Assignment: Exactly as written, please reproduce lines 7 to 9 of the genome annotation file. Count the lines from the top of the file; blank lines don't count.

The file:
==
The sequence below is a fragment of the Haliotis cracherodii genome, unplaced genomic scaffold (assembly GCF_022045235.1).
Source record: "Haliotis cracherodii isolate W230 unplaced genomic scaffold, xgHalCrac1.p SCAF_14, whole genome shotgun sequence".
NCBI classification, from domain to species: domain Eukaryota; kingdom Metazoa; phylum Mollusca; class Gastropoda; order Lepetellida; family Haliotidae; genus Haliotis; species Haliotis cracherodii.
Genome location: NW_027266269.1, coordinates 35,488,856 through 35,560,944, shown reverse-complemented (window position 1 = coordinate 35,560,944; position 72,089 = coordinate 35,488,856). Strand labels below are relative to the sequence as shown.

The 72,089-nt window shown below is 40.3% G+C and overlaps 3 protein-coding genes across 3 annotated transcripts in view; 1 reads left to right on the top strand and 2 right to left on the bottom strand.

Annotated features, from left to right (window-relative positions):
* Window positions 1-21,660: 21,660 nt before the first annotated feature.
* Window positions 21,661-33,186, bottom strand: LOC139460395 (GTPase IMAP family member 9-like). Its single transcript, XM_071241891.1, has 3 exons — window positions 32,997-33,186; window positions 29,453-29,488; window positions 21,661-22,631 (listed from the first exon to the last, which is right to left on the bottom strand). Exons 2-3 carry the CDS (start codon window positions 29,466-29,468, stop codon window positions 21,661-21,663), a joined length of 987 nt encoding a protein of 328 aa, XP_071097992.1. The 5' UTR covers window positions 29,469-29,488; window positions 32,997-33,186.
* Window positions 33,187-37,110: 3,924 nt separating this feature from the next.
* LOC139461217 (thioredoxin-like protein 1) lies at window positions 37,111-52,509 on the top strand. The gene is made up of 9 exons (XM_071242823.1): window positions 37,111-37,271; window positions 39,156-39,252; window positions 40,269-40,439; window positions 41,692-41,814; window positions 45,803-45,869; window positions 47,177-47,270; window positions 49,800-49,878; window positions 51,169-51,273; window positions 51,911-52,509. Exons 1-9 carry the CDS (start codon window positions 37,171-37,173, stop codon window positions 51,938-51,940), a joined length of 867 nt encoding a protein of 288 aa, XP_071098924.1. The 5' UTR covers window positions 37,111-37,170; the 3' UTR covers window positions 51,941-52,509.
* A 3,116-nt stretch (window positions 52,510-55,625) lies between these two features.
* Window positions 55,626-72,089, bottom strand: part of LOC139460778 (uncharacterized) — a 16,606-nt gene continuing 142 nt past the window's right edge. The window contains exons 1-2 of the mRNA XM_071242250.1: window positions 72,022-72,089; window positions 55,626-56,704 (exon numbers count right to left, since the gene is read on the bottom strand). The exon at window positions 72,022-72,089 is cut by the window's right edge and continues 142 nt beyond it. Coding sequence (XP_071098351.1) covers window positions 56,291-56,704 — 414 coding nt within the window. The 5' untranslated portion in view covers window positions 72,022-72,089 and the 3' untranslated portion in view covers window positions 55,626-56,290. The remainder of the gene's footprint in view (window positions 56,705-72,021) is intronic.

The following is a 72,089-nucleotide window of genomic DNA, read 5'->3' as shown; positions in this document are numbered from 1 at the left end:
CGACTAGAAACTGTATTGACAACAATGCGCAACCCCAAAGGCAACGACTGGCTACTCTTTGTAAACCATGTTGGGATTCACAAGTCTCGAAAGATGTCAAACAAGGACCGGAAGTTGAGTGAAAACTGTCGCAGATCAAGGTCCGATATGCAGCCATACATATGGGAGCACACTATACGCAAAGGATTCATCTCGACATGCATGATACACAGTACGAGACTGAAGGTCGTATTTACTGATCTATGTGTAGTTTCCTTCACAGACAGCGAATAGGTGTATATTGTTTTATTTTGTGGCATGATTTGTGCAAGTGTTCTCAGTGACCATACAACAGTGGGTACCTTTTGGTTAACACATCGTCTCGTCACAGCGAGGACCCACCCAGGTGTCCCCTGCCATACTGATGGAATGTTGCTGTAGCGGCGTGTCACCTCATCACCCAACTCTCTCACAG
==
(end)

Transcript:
* Window positions 1-21,660: 21,660 nt before the first annotated feature.
* Window positions 21,661-33,186, bottom strand: LOC139460395 (GTPase IMAP family member 9-like). Its single transcript, XM_071241891.1, has 3 exons — window positions 32,997-33,186; window positions 29,453-29,488; window positions 21,661-22,631 (listed from the first exon to the last, which is right to left on the bottom strand). Exons 2-3 carry the CDS (start codon window positions 29,466-29,468, stop codon window positions 21,661-21,663), a joined length of 987 nt encoding a protein of 328 aa, XP_071097992.1. The 5' UTR covers window positions 29,469-29,488; window positions 32,997-33,186.
* Window positions 33,187-37,110: 3,924 nt separating this feature from the next.